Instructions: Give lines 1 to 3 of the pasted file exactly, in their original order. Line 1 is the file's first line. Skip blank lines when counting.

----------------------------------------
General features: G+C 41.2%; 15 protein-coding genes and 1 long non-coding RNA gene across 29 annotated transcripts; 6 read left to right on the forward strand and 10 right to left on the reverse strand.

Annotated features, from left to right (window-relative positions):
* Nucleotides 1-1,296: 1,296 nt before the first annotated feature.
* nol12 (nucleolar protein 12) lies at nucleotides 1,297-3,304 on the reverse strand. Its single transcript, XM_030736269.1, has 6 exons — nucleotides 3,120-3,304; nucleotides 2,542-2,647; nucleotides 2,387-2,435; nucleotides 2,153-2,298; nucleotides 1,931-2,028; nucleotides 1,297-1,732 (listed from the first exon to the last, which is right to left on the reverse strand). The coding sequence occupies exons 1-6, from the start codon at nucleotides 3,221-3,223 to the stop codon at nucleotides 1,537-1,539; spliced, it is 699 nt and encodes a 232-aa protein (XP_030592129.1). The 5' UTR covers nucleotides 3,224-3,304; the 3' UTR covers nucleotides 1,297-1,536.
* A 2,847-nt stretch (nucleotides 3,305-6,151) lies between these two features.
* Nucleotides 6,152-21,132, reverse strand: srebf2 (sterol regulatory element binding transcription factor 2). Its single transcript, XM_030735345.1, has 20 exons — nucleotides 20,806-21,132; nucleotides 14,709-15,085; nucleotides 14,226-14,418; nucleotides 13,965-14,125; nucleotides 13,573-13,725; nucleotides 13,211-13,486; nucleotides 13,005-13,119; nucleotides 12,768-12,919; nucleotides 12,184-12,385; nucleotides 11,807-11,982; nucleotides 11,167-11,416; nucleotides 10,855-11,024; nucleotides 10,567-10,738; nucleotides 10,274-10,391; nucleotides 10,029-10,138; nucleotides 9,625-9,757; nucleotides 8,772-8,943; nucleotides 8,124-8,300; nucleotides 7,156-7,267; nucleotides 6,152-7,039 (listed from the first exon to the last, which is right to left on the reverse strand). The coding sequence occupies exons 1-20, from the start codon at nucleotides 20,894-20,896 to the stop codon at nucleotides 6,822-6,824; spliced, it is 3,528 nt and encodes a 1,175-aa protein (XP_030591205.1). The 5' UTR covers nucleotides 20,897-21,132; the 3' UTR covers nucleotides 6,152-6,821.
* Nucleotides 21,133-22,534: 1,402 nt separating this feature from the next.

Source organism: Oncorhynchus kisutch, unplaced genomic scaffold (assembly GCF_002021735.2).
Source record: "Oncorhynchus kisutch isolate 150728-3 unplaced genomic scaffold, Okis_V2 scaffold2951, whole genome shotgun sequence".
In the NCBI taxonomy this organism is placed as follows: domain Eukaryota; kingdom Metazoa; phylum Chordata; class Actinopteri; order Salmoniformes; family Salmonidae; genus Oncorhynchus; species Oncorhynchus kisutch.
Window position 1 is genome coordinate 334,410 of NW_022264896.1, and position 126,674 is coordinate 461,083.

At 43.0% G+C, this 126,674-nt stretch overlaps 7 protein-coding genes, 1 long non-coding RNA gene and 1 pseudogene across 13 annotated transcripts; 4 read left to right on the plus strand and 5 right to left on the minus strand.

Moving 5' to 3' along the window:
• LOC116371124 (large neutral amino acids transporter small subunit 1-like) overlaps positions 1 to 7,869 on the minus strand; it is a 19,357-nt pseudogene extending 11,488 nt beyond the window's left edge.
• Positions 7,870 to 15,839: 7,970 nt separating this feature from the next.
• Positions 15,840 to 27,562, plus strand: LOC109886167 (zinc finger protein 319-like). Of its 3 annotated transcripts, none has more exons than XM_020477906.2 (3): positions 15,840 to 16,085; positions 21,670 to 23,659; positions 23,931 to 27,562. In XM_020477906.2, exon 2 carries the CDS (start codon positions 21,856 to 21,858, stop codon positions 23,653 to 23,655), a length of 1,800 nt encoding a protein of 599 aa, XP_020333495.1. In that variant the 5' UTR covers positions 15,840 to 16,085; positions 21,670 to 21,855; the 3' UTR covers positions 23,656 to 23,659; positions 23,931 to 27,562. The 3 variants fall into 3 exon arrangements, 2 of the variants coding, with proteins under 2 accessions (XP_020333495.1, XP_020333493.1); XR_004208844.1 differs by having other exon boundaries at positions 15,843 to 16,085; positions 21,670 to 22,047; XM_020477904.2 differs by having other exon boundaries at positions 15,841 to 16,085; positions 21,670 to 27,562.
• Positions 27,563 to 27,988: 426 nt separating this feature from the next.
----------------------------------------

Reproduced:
General features: G+C 41.2%; 15 protein-coding genes and 1 long non-coding RNA gene across 29 annotated transcripts; 6 read left to right on the forward strand and 10 right to left on the reverse strand.

Annotated features, from left to right (window-relative positions):
* Nucleotides 1-1,296: 1,296 nt before the first annotated feature.